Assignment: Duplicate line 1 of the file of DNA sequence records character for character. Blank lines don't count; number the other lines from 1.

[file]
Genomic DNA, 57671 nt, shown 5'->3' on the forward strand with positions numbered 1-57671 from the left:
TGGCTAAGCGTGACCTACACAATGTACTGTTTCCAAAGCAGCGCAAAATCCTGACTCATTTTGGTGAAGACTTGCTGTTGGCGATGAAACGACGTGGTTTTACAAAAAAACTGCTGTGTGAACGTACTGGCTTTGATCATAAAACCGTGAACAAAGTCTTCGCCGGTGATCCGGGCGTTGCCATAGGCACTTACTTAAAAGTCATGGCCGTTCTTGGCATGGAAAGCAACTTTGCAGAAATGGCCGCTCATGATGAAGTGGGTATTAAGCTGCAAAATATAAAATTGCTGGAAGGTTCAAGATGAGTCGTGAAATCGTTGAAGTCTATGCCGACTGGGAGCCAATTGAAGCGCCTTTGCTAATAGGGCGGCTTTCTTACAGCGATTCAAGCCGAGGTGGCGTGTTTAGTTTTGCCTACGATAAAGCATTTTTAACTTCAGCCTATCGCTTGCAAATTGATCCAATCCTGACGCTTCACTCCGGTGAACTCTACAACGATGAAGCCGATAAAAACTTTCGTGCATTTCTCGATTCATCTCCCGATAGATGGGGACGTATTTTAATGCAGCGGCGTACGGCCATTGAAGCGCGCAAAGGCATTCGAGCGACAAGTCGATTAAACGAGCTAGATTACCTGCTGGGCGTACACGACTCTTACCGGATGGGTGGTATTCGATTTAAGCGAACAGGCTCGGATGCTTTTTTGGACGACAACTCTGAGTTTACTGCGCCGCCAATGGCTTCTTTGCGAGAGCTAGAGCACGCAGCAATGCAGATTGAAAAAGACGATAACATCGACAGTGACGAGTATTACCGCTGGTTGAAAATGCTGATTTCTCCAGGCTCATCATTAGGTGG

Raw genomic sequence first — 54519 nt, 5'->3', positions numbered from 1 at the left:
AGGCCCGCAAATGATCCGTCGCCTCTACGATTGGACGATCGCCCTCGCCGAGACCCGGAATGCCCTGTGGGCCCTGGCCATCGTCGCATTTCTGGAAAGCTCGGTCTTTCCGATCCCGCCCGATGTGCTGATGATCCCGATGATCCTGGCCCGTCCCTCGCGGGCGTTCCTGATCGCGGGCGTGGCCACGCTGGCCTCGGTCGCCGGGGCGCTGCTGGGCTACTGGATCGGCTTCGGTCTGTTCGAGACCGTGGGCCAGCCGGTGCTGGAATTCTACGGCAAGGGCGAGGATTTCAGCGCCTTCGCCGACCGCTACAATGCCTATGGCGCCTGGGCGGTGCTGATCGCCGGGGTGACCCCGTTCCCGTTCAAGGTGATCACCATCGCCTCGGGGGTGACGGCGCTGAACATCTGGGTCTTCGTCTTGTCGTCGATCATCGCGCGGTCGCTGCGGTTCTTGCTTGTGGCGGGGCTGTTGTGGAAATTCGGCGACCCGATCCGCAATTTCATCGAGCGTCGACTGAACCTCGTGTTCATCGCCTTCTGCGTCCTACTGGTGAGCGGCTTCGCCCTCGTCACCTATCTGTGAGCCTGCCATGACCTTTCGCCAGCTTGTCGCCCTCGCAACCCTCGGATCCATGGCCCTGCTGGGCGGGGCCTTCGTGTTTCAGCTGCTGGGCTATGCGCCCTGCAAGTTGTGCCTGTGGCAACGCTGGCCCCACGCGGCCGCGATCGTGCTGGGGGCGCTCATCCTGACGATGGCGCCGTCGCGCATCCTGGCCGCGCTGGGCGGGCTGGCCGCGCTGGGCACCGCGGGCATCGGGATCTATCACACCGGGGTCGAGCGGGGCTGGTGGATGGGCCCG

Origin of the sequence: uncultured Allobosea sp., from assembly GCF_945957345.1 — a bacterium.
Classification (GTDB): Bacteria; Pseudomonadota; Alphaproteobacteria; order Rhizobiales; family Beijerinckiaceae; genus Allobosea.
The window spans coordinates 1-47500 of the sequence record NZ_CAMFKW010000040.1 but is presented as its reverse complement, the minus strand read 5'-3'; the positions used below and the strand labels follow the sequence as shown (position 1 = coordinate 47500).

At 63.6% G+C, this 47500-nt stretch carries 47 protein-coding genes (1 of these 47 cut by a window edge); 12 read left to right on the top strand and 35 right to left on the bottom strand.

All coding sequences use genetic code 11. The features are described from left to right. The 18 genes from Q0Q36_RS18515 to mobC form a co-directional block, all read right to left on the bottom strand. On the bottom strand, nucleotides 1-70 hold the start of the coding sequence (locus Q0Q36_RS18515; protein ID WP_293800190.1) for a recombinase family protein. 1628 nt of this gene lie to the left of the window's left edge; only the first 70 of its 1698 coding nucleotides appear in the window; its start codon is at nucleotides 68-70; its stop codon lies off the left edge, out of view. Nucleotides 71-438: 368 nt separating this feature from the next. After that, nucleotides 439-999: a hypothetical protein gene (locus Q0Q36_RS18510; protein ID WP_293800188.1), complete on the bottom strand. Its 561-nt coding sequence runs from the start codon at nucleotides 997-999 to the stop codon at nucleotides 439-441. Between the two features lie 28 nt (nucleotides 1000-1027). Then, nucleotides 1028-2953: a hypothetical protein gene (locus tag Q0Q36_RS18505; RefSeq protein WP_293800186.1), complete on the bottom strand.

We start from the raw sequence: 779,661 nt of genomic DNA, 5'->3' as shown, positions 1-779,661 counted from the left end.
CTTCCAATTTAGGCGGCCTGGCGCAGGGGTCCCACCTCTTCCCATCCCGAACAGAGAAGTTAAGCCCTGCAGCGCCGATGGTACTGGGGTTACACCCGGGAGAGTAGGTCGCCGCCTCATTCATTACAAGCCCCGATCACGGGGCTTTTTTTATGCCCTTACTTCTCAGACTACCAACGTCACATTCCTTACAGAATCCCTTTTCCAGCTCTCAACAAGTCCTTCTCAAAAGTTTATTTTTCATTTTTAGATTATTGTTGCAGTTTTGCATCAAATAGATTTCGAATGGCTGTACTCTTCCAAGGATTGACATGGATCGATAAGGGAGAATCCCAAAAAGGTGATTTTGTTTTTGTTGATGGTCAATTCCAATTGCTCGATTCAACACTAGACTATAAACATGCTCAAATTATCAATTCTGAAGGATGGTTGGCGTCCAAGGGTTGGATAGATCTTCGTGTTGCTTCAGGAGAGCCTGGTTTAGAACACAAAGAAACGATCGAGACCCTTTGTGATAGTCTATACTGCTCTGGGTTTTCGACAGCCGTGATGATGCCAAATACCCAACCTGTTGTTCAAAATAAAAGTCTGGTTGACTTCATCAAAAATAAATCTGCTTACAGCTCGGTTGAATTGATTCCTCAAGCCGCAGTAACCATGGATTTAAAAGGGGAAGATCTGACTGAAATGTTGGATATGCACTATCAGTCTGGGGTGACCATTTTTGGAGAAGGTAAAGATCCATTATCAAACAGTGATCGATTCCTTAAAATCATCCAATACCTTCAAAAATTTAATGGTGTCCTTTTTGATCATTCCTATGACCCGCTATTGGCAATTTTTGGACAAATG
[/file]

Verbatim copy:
Genomic DNA, 57671 nt, shown 5'->3' on the forward strand with positions numbered 1-57671 from the left: